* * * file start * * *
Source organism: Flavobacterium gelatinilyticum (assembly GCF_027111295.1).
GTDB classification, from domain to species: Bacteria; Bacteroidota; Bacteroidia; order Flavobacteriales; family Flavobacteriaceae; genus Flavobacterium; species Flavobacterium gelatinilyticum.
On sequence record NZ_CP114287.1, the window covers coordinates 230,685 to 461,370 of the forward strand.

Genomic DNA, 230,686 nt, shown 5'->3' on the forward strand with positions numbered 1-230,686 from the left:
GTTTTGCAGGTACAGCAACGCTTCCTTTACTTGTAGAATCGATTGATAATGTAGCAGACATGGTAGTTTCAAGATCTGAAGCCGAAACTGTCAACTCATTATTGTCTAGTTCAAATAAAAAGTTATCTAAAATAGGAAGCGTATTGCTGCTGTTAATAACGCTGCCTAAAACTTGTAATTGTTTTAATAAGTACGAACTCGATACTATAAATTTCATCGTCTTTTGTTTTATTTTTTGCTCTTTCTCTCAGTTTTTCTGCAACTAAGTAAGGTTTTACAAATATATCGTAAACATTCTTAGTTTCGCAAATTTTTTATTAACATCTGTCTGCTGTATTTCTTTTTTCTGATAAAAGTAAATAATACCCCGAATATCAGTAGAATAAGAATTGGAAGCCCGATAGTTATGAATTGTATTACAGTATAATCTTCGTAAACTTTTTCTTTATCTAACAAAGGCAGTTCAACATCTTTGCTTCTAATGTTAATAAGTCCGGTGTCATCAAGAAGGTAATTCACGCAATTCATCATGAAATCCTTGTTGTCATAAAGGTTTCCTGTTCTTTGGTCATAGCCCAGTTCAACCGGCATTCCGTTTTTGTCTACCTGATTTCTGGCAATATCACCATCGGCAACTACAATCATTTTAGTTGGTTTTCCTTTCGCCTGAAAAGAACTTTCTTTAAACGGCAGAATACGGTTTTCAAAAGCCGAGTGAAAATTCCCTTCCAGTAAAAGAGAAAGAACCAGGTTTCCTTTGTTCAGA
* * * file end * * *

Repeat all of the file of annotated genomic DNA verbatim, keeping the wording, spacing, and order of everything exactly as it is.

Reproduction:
Source organism: Flavobacterium gelatinilyticum (assembly GCF_027111295.1).
GTDB classification, from domain to species: Bacteria; Bacteroidota; Bacteroidia; order Flavobacteriales; family Flavobacteriaceae; genus Flavobacterium; species Flavobacterium gelatinilyticum.
On sequence record NZ_CP114287.1, the window covers coordinates 230,685 to 461,370 of the forward strand.

Genomic DNA, 230,686 nt, shown 5'->3' on the forward strand with positions numbered 1-230,686 from the left:
GTTTTGCAGGTACAGCAACGCTTCCTTTACTTGTAGAATCGATTGATAATGTAGCAGACATGGTAGTTTCAAGATCTGAAGCCGAAACTGTCAACTCATTATTGTCTAGTTCAAATAAAAAGTTATCTAAAATAGGAAGCGTATTGCTGCTGTTAATAACGCTGCCTAAAACTTGTAATTGTTTTAATAAGTACGAACTCGATACTATAAATTTCATCGTCTTTTGTTTTATTTTTTGCTCTTTCTCTCAGTTTTTCTGCAACTAAGTAAGGTTTTACAAATATATCGTAAACATTCTTAGTTTCGCAAATTTTTTATTAACATCTGTCTGCTGTATTTCTTTTTTCTGATAAAAGTAAATAATACCCCGAATATCAGTAGAATAAGAATTGGAAGCCCGATAGTTATGAATTGTATTACAGTATAATCTTCGTAAACTTTTTCTTTATCTAACAAAGGCAGTTCAACATCTTTGCTTCTAATGTTAATAAGTCCGGTGTCATCAAGAAGGTAATTCACGCAATTCATCATGAAATCCTTGTTGTCATAAAGGTTTCCTGTTCTTTGGTCATAGCCCAGTTCAACCGGCATTCCGTTTTTGTCTACCTGATTTCTGGCAATATCACCATCGGCAACTACAATCATTTTAGTTGGTTTTCCTTTCGCCTGAAAAGAACTTTCTTTAAACGGCAGAATACGGTTTTCAAAAGCCGAGTGAAAATTCCCTTCCAGTAAAAGAGAAAGAACCAGGTTTCCTTTGTTCAGA